It's school holidays here and we are taking a break from our normal reading routine and having some fun with words. Join us for "Word Of The Day".
Each day I have a new word on my little white board. A word I know the boys will have never heard before and we try and guess the meaning. Then we chat about what it really means and how we could use it in a sentence and we each make up a sentence. Then we have fun trying to slip it into a sentence during the day.
Gingerly - with great care or caution; warily.
We are going to be putting a word up each day so join us and send me any words you think would be good.
Having a bank of sight words in your memory makes reading easier and research shows that it contributes to a child learning to read successfully. Our school has developed it's own site word list based on the pm readers so check out the list your school uses or you can start with the Dolch List.
I strongly belief that now is the time to help him with his reading and over the last 6 months he has improved over ten levels of reading. We do an hour tutorial every Sunday and 30 to 40 mins 4 nights a week. A big commitment so I am continually finding ways to make it fun and to keep him motivated. My Mr 7 has a competitive side and I often harness this to keep him motivated.
At the start of the year I developed this sight word ladder to make practicing sight words a little more fun and competitive. It's easy to make and it doesn't take any fancy resources. As you can see mine is not super pretty!
Sight Word Ladder
Get a copy of your child's sight word list from school or use the Dolch List. You can find a list of these words here.
them out as flash cards. If your child is Dyslexic try printing them
in the comic san font. Many Dyslexic children find it easier to read.
some coloured paper and cut it into strips to make some rungs for your
ladder on a door. We use the pantry door in the kitchen. A place where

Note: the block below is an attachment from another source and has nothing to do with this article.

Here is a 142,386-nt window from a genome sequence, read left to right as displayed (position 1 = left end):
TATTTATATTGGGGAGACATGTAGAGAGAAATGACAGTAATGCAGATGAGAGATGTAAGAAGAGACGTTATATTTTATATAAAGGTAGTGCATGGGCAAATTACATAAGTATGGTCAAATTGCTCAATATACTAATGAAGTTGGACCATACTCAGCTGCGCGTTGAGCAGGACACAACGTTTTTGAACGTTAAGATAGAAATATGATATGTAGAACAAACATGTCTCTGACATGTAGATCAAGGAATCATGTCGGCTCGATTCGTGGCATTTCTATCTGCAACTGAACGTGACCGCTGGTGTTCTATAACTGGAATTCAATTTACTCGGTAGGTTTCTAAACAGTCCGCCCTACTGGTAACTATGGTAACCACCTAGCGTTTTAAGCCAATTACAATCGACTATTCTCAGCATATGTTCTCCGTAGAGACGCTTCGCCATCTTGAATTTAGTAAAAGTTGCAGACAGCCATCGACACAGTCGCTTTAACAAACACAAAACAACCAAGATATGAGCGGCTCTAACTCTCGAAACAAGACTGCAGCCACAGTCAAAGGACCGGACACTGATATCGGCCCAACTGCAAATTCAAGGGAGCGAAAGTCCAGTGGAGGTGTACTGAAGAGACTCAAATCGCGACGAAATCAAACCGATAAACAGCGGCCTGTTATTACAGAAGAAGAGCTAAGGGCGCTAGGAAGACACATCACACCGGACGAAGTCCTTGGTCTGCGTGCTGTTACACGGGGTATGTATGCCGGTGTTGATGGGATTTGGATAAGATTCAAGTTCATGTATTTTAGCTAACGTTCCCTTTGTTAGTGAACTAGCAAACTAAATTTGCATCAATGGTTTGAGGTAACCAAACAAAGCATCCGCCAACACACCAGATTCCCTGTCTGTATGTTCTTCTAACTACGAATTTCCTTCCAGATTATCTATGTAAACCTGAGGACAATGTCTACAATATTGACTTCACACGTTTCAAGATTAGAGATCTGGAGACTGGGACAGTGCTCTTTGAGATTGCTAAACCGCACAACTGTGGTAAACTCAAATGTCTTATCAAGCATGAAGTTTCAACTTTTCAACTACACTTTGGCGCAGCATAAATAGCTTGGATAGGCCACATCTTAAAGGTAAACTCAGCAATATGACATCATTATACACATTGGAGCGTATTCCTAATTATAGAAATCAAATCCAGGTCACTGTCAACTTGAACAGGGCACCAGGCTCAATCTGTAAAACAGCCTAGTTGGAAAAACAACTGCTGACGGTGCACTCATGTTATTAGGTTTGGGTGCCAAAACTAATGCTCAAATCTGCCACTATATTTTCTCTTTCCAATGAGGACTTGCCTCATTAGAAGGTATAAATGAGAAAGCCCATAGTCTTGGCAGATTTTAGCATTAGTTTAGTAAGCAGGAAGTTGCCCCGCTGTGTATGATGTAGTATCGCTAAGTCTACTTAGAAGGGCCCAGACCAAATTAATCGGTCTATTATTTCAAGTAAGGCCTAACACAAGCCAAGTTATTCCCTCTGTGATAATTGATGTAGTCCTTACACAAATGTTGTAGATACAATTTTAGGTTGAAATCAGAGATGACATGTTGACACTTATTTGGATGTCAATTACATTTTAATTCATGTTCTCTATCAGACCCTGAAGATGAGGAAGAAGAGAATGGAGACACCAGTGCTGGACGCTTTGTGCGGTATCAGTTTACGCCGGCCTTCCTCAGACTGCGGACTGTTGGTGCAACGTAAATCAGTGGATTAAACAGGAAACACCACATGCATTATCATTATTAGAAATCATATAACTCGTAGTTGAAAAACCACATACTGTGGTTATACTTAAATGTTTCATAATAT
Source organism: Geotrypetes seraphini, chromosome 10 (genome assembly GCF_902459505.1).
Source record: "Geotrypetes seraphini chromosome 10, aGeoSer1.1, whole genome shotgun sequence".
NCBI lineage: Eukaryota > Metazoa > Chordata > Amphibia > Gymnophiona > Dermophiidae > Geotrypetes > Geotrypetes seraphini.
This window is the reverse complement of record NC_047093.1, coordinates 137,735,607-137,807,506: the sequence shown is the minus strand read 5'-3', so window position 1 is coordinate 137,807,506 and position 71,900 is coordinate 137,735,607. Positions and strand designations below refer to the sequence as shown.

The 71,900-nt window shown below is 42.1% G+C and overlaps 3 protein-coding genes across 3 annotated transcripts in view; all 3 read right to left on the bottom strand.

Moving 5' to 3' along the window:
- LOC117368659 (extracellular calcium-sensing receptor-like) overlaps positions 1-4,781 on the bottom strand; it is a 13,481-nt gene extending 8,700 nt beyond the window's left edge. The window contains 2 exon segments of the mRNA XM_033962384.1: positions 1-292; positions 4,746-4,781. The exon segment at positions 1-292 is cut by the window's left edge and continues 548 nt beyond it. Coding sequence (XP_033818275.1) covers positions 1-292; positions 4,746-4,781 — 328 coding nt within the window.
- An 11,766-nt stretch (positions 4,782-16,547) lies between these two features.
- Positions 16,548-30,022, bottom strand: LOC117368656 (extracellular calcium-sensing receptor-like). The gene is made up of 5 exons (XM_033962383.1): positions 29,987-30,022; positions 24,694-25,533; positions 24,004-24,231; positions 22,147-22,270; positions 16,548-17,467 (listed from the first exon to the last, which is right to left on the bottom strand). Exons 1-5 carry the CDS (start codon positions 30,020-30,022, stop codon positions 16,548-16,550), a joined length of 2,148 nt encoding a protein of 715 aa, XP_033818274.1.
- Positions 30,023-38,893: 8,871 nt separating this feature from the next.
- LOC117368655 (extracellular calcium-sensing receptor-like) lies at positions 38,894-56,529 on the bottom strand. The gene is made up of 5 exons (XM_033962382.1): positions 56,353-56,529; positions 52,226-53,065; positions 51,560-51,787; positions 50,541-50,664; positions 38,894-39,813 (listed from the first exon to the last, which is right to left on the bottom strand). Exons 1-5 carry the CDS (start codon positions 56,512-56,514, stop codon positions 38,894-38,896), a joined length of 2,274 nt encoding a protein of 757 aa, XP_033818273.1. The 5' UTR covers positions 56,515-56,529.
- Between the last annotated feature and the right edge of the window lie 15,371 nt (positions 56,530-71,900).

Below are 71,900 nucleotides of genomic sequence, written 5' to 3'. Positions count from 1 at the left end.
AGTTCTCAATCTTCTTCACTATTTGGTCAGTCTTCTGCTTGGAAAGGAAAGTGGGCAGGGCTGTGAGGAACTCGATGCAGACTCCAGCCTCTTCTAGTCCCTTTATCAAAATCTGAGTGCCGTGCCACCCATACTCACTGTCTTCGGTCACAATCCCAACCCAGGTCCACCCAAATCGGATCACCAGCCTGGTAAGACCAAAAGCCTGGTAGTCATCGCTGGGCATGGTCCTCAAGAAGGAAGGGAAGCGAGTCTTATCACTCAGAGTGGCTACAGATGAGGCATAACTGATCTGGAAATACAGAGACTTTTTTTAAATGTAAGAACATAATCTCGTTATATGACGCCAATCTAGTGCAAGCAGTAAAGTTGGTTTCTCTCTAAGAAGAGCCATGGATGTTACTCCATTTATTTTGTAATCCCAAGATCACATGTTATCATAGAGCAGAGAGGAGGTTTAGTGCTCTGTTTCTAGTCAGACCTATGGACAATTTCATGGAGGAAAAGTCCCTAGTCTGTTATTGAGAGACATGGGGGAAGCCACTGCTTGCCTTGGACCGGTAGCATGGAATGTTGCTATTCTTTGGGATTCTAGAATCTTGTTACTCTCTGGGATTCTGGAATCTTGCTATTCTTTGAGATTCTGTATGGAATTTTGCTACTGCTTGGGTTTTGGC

kids can see them a lot and it is easy for us to spend a few minutes
doing them. My kids are always asking for more food so by having them
here they are exposed to their words many times a day.
Start with the words at the bottom and then each time your child gets them right move them up a rang.
Our ladder has 6 rungs and we started off just working on 6 to 10 words at a time
Once they are at the top you get to start on a new list.
Once Dyslexia was on our radar I hit the library. I burrowed a few different books and I bought this one from Speld Qld. Out of all the books I have read this one has been the most helpful. It helped me to develop a plan to help our son. It is an easy read and the fact it comes with audio is great as it made it easy for my husband to listen to it while we did our evening chores. You know those chores that make the next day easier when you have three kids 7 and under, like making lunch boxes and washing dishes!
What did I like about this book?
It gave me a starting point.
It helped me work through my feelings on what we were going through.
After reading this book I developed a plan of attack for the the start of the school year
Even as an experienced teacher it empowered me to go in and meet with my school and ask the hard questions and to expect clear, concise answers where I was actually getting to see my sons results and being able to compare them with average results.
It helped me understand the importance of assessment and what it would do for my son and me.
Liz Dunoon the author of this book is a teacher, her husband and three children have Dyslexia. In writing this book she has talked to some of the best researchers in the field of Dyslexia, some of the most famous Dyslexics such as Richard Branson and many ordinary parents like you and I.
If you are just starting out on your Dyslexia journey this might be a great starting point. It empowered me to have the confidence to make sure my son didn't fall between the cracks in the school system and convinced me that I was the my husband and I were the ones that would make the biggest difference for him.